Op-ed: Screening in the New Year

Disconnected. When you think of our society as a whole, is this the word that comes to mind?  Nowadays, almost everything we want can be accessed by the swipe of a tablet screen, yet we find ourselves disconnected.

Food, online shopping sites, friendships and anything else you can’t find in a store is just a click away. But when was the last time you sat down with a person face to face and put the cell phone down?

As we move forward in a world of technology, our interactions with strangers and possibly colleagues change drastically. A physical encounter with a friend no longer engages face to face, but face to phone.

Electronics constantly hold the spotlight in our lives and shadow other events without difficulty. They have even been known to make people twitch with anxiety if they’ve developed a screen addiction.

Hence,  with the power of a phone, we pull away from the real world; our social skills diminish even if we don’t realize it right away.  According to HHS senior Eddie Egner, our society does need a break from technology. “Yes, [our] society has grown way too attached to our devices. We need to put the phones down and have some human interaction,” Eddie added.

However, the attention we give to our devices isn’t the only factor that makes our society feel disjointed; it’s the interactions we project onto others.

Have you also noticed that an ordinary conversation can sometimes become a touchy subject? We tread through each word as carefully as we can to avoid setting off the other person; unfortunately, miscommunication is slowly becoming the norm in our society due to our devices. When we are more familiar with our hand-held devices than actual people, it makes real-life interactions difficult for both parties.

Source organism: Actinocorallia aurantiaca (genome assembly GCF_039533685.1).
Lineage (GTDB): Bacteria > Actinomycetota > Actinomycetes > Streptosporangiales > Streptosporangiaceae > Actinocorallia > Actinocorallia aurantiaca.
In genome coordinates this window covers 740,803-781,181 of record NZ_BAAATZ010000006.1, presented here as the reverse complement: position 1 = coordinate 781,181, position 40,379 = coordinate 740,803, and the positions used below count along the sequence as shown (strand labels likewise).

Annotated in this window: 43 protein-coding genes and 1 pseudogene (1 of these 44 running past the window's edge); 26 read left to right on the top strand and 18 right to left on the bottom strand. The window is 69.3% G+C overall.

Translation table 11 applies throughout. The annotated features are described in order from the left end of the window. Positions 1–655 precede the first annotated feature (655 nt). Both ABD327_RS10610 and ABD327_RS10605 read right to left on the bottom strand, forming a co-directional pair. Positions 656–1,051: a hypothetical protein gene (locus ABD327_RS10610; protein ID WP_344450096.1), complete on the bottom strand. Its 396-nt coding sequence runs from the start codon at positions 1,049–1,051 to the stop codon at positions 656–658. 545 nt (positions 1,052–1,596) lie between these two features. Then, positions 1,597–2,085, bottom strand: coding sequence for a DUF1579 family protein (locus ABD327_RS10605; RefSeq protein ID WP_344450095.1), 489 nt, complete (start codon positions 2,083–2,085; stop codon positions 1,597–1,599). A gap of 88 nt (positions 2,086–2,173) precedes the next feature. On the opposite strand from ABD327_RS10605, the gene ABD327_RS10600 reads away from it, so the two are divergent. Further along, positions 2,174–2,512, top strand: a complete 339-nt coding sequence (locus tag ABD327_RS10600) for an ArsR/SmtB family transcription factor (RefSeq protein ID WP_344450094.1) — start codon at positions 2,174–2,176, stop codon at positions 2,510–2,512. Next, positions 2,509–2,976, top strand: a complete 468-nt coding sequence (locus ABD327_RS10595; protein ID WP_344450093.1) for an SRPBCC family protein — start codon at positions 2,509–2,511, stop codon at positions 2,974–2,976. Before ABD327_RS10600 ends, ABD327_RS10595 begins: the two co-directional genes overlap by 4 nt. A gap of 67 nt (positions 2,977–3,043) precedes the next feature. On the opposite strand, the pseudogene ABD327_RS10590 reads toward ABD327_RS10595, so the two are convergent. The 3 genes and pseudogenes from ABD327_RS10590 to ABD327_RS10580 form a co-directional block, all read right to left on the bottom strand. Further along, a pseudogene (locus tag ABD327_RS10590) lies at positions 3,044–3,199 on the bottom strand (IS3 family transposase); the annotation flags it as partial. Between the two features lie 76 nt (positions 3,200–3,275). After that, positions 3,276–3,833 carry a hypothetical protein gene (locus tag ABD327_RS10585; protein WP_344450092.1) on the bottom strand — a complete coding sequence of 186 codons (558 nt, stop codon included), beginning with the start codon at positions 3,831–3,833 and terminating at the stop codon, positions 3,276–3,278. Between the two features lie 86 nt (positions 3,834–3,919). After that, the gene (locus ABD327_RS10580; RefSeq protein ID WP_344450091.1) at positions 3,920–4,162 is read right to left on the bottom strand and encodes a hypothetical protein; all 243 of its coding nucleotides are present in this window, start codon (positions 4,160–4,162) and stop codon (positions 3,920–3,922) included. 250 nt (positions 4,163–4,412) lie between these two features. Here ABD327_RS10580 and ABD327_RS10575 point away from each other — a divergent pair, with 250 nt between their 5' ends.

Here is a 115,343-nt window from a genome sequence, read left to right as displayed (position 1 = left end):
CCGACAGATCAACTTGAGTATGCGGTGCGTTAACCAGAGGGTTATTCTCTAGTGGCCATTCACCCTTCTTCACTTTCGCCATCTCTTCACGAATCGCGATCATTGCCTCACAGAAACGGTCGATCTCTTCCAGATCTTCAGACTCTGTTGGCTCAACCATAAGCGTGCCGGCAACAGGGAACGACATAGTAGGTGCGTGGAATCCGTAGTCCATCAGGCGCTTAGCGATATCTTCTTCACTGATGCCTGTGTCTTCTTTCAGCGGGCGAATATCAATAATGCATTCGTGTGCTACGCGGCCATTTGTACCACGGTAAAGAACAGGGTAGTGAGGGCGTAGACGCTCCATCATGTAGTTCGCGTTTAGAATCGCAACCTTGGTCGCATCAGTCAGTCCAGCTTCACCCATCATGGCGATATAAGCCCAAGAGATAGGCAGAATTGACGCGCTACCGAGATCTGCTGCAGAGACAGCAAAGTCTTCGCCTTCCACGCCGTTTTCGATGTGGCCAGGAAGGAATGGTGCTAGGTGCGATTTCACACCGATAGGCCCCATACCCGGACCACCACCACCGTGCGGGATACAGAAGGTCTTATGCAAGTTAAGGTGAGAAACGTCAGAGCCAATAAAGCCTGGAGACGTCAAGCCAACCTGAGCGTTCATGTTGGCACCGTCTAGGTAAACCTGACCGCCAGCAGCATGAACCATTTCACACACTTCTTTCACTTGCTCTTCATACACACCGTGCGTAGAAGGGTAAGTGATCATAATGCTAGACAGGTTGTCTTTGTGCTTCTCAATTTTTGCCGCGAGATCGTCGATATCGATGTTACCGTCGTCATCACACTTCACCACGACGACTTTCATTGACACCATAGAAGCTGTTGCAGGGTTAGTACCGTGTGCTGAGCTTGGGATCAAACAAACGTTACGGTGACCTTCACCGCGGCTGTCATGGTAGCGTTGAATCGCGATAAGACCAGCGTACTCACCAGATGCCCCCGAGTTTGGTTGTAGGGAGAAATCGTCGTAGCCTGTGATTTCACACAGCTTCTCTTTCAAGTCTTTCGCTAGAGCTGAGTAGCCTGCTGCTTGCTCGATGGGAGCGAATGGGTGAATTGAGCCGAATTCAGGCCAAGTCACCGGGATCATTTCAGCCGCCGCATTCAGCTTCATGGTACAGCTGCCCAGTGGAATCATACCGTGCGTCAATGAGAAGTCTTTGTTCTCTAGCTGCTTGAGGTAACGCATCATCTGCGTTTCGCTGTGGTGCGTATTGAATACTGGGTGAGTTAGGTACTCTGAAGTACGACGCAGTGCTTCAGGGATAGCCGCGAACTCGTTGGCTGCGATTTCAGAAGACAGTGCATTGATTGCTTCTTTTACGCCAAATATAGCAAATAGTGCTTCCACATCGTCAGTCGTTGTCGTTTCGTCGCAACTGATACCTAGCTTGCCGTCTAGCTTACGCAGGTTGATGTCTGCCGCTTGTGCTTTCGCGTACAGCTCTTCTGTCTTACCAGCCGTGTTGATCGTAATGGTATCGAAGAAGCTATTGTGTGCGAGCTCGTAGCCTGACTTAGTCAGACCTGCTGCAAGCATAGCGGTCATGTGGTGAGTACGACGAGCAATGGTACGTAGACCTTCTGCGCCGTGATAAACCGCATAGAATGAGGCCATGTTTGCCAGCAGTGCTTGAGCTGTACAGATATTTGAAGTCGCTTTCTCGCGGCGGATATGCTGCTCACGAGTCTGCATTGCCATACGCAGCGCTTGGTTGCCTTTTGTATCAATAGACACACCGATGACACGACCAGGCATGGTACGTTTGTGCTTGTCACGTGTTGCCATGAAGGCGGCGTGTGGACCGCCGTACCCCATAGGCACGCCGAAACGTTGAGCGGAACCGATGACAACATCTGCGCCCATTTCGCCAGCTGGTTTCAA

With improving gadgets comes also the infinite options of viewing other people’s interests. In a  plethora of platforms, one can see an opinion on anything and everything– good and bad.

Diverse opinions are completely normal, but when a digital screen comes into play, some users can come off as harsh when they only meant to be passionate about what they like/dislike. While one source says that it depends on the person, there is still a large percentage of people who are deemed “oversensitive.”

It may not be as drastic as holding disdain for someone who likes the color green instead of blue, but the fear of being judged for thinking differently is what causes people to shrink into themselves.

HHS graduate Matthew Chulsky agrees that nowadays people, especially the younger generations, are in fact overly emotional. “People are too sensitive, words are just words, insults are just insults…They go away,” he said. One potential cause for this would be growing up in an environment where children learned to be coddled over constantly.

The older generations model the newer ones and are tasked with the responsibility of providing a proper example on how to, and how not to, act. For the past few years, we all seem to be falling down the metaphorical rabbit hole.

Another possible foundation for our fleeting society would be victimism. It’s no secret that news on the internet spreads faster than spoken words; the problem is that with just text, no one can truly identify if a person is serious about their situations.

On the other side of the spectrum, people can use this to their advantage and act like a victim on more than one occasion. Sometimes overexposure to ‘victim-related’ posts turns people away from any confessions of those who actually need help.

Many people think that we, as a whole community and society, will continue to spiral down into more petty disputes and fights, although if we all try and put in our best efforts; we can change it. After all, it’s only the beginning of 2019.

Image Credit: Marissa Fattorusso, Tommy Gallagher, and Rabeet Sheikh

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